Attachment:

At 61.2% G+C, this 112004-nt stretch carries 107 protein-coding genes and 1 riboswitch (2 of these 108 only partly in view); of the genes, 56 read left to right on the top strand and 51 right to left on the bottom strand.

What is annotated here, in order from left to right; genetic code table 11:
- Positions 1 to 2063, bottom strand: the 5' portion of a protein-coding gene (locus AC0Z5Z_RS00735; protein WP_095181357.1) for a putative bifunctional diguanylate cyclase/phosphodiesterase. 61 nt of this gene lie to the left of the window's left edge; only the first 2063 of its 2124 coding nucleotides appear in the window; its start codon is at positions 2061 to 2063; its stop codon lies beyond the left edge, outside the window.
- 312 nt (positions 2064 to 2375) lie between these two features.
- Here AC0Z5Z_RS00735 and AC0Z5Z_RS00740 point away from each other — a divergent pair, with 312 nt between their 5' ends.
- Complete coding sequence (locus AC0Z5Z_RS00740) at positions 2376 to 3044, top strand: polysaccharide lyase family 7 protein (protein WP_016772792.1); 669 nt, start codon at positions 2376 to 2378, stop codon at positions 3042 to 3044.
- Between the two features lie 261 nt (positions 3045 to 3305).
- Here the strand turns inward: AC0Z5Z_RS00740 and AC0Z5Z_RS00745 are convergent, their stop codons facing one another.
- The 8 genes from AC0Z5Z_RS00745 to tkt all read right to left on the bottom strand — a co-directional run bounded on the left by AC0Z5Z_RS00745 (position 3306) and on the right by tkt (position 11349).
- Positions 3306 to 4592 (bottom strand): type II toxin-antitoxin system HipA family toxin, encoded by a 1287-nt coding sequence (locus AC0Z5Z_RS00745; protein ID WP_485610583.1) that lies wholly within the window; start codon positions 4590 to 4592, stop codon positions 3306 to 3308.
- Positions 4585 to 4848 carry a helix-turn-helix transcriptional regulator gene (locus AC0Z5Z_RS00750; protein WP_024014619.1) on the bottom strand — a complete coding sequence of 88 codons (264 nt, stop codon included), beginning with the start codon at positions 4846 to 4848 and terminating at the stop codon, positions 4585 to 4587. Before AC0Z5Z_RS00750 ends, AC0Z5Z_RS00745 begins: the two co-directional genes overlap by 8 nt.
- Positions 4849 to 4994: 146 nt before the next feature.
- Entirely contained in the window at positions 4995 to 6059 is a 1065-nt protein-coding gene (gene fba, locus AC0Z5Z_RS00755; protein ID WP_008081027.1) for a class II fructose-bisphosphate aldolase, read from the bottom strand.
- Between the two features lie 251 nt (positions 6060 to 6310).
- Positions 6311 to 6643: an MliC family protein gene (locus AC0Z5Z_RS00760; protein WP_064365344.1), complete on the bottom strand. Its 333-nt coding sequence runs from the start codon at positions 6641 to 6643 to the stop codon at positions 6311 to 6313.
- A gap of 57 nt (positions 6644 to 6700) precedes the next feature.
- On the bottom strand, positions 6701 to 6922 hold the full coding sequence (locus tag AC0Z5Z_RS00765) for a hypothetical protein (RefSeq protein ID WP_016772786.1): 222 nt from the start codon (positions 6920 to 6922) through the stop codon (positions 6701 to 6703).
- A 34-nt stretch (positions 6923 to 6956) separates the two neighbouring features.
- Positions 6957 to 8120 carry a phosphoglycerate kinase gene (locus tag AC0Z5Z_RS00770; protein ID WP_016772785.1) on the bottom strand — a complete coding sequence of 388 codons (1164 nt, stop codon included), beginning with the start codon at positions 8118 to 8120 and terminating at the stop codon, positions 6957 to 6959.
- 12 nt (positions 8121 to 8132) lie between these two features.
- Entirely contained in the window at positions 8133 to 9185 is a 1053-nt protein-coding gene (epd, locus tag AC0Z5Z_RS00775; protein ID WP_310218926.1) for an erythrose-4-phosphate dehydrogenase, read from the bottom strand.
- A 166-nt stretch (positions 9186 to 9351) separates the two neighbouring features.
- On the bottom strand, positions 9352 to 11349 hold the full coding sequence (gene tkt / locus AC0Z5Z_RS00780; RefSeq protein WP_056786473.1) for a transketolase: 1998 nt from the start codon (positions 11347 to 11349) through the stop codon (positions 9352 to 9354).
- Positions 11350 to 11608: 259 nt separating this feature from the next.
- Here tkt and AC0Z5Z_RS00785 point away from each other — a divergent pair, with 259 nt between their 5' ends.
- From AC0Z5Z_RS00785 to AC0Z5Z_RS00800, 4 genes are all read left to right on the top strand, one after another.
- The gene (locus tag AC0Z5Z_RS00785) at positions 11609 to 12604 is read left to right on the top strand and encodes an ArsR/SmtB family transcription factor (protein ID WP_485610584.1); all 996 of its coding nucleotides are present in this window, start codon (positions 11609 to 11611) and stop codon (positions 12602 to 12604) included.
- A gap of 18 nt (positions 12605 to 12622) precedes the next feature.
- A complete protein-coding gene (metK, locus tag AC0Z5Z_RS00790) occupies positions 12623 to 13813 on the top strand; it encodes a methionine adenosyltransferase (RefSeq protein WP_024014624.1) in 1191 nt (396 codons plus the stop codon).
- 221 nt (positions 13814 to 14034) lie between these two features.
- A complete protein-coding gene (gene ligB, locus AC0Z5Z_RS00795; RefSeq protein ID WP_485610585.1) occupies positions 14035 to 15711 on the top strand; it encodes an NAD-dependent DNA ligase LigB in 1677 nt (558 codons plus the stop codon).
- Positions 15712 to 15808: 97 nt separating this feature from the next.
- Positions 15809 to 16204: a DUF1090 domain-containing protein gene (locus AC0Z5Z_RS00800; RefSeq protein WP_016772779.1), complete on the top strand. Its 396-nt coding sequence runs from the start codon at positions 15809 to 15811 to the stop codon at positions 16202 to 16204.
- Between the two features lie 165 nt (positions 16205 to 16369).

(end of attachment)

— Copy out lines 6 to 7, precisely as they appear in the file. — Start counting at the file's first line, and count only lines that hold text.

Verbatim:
- Complete coding sequence (locus AC0Z5Z_RS00740) at positions 2376 to 3044, top strand: polysaccharide lyase family 7 protein (protein WP_016772792.1); 669 nt, start codon at positions 2376 to 2378, stop codon at positions 3042 to 3044.
- Between the two features lie 261 nt (positions 3045 to 3305).